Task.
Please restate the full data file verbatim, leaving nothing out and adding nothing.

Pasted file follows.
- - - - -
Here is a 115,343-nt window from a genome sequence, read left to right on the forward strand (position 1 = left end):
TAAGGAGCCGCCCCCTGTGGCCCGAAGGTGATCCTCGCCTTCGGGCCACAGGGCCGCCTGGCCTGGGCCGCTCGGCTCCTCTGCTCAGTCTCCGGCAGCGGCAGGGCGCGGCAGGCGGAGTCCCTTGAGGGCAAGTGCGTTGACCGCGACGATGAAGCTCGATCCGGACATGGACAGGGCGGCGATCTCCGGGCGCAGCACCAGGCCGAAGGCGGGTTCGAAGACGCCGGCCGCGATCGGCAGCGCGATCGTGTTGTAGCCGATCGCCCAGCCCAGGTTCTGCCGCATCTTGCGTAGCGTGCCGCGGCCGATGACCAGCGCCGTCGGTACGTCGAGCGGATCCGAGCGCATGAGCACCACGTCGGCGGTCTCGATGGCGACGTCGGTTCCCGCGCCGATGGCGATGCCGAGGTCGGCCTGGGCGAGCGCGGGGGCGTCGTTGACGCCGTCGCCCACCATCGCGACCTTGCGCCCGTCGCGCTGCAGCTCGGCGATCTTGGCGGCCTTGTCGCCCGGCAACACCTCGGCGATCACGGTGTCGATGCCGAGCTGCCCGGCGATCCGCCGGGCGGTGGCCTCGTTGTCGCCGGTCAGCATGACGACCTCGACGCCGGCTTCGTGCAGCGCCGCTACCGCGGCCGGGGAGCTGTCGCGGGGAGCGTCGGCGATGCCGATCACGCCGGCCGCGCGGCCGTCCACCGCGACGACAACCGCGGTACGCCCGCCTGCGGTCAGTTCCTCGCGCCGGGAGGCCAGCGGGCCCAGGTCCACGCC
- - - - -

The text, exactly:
Here is a 115,343-nt window from a genome sequence, read left to right on the forward strand (position 1 = left end):
TAAGGAGCCGCCCCCTGTGGCCCGAAGGTGATCCTCGCCTTCGGGCCACAGGGCCGCCTGGCCTGGGCCGCTCGGCTCCTCTGCTCAGTCTCCGGCAGCGGCAGGGCGCGGCAGGCGGAGTCCCTTGAGGGCAAGTGCGTTGACCGCGACGATGAAGCTCGATCCGGACATGGACAGGGCGGCGATCTCCGGGCGCAGCACCAGGCCGAAGGCGGGTTCGAAGACGCCGGCCGCGATCGGCAGCGCGATCGTGTTGTAGCCGATCGCCCAGCCCAGGTTCTGCCGCATCTTGCGTAGCGTGCCGCGGCCGATGACCAGCGCCGTCGGTACGTCGAGCGGATCCGAGCGCATGAGCACCACGTCGGCGGTCTCGATGGCGACGTCGGTTCCCGCGCCGATGGCGATGCCGAGGTCGGCCTGGGCGAGCGCGGGGGCGTCGTTGACGCCGTCGCCCACCATCGCGACCTTGCGCCCGTCGCGCTGCAGCTCGGCGATCTTGGCGGCCTTGTCGCCCGGCAACACCTCGGCGATCACGGTGTCGATGCCGAGCTGCCCGGCGATCCGCCGGGCGGTGGCCTCGTTGTCGCCGGTCAGCATGACGACCTCGACGCCGGCTTCGTGCAGCGCCGCTACCGCGGCCGGGGAGCTGTCGCGGGGAGCGTCGGCGATGCCGATCACGCCGGCCGCGCGGCCGTCCACCGCGACGACAACCGCGGTACGCCCGCCTGCGGTCAGTTCCTCGCGCCGGGAGGCCAGCGGGCCCAGGTCCACGCC